I will now specifically criticize the approach of both parties. Those of you with strong loyalties may want to skip the next (Democratic) or following (Republican) paragraphs, lest you be exposed to a worldview that’s not aligned with your own. But for the few of you left who are still capable of seeing two sides of an issue, start here:
Democrats: Obamacare has problems. The insurance marketplaces in many places are collapsing, and premiums are going thru the roof. Even people who have “insurance” often have huge deductibles that they can’t afford. In short: just having “insurance” isn’t the same as “having access to health care.” Obamacare didn’t do a thing to rein in the biggest problem: health care costs too much, and too many people (sorry, “market stakeholders”) are chewing up huge slices of the pie without contributing anything useful to helping patients. I know you’re feeling hurt that you lost the last election, but can you please grow up, talk to the other side, and come up with some common ground to start to address the problems?
Republicans: The free market, alone, cannot save health care. The barriers to entry are too huge (it’s hard to become a doctor, harder to open up a company to manufacture medicines, and even harder to open up a hospital) — which means competition is artificially stunted, and won’t pop up automatically to reduce prices. Also, emergency departments are required, by law, to offer care to people who cannot pay; that’s morally the right thing, and don’t even think about removing this safety net. Health care choices are also difficult and fraught, and often made under the duress of pain and worry. People cannot be expected to call around to different ambulance companies to check their prices when they’re experiencing crushing chest pain. You have to admit: Health care is unique, and you can’t depend on free market principles, alone, to fix it. The solution is going to include regulations and guidelines and (gasp) some guarantees of coverage, and might even require ways to rein in insurance companies, hospital, doctor, and pharmaceutical profits. I know you’re feeling giddy that you won the last election, but can you please grow up, talk to the other side, and come up with some common ground to start to address the problems?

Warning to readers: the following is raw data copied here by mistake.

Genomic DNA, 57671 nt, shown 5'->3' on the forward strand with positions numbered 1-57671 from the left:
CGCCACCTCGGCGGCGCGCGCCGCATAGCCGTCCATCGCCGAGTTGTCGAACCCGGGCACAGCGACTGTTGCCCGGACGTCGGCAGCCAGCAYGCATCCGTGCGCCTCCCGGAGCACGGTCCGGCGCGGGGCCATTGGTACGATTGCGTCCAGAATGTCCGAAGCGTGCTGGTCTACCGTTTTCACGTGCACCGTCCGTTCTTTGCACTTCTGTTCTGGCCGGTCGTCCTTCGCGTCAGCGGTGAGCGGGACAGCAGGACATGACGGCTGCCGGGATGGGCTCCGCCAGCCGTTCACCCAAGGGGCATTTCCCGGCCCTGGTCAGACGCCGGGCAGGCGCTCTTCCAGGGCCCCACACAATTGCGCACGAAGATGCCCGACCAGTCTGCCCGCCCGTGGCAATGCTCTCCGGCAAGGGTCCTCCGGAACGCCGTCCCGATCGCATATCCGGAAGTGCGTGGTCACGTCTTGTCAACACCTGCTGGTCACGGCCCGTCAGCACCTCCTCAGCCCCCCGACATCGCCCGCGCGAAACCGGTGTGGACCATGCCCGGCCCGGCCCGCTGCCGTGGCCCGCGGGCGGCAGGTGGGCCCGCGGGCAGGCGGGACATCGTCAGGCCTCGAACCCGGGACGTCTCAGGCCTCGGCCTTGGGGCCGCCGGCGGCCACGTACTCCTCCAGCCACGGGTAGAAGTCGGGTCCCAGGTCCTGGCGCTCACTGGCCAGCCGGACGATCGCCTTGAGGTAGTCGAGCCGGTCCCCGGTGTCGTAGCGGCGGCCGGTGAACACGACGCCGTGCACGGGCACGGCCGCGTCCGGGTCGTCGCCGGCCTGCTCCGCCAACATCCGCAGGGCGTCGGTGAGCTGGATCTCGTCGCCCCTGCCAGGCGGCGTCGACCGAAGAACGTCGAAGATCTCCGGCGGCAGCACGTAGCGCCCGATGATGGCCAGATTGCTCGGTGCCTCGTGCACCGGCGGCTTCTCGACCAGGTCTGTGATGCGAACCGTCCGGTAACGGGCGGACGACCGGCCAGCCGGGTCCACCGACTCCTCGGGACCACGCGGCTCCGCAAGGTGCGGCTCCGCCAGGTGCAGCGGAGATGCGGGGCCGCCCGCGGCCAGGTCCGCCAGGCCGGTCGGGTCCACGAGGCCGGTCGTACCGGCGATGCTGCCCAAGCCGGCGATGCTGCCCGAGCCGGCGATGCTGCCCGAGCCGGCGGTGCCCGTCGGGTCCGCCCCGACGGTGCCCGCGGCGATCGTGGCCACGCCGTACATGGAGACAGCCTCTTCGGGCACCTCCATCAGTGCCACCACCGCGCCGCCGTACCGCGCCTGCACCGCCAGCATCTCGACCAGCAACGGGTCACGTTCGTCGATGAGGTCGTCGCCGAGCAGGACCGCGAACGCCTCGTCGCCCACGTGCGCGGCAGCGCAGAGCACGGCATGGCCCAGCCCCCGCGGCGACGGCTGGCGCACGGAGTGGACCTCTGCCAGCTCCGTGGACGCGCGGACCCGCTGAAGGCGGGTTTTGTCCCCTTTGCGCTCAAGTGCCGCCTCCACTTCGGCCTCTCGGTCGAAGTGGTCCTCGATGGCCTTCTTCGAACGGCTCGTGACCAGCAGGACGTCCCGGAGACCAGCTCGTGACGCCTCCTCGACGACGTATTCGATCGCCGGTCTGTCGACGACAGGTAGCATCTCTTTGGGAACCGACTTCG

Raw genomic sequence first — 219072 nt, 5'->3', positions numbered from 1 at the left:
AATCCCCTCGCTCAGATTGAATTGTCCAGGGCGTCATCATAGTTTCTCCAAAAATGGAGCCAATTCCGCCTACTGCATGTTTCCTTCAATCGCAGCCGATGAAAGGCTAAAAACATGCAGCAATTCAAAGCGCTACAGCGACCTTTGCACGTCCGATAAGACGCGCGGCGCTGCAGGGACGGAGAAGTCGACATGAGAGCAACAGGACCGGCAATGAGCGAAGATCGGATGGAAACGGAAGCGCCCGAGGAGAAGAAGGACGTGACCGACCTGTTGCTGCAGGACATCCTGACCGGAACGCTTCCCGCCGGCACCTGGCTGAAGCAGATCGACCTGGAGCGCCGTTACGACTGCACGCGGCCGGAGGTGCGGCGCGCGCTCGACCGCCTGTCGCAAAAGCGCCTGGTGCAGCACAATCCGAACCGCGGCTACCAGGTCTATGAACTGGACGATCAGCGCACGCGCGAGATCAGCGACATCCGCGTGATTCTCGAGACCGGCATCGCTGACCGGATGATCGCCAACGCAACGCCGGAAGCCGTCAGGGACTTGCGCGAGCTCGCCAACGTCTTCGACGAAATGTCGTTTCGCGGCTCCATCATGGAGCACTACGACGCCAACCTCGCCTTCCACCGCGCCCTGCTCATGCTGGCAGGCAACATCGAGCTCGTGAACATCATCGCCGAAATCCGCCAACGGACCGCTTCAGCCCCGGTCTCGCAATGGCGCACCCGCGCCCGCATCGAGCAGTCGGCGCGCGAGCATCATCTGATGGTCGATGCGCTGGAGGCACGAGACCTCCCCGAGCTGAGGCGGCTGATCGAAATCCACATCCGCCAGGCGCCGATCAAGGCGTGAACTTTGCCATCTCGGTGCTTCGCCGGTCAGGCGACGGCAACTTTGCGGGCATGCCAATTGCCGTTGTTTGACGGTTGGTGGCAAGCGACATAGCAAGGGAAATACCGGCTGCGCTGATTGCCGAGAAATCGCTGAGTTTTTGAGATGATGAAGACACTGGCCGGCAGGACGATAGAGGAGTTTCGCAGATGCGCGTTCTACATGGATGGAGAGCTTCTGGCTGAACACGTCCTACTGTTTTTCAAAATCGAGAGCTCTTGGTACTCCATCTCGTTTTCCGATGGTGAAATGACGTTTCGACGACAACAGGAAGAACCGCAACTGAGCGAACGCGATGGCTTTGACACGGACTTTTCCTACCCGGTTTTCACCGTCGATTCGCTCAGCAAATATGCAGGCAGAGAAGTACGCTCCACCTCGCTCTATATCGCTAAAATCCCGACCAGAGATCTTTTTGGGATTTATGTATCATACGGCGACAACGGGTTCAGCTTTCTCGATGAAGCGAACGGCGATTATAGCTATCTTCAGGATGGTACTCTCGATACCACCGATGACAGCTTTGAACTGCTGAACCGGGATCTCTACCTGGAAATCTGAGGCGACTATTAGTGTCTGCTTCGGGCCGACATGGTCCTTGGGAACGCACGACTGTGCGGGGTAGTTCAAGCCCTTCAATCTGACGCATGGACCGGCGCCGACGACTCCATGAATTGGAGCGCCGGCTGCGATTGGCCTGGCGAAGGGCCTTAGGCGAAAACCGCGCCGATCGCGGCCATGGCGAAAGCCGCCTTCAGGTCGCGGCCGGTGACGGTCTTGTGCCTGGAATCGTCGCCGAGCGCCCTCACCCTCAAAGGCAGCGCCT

It’s not easy, I know, but at this point, it’s clear that members of both parties aren’t keeping their eyes on the ball. Your job isn’t about re-election, and payback, and “If you play with Susie than you can’t be my friend anymore.”
The foundation of that system and our profession is the doctor-patient relationship. But this sacred and uniquely human interaction does not exist in isolation.  It occurs in a complex, fragmented framework of physicians, nurses and other healthcare providers, hospitals, third-party payers, pharmaceutical and medical device companies, federal and state policymakers, lawyers, and more.
In other words, if you’re in medicine, you’re in politics.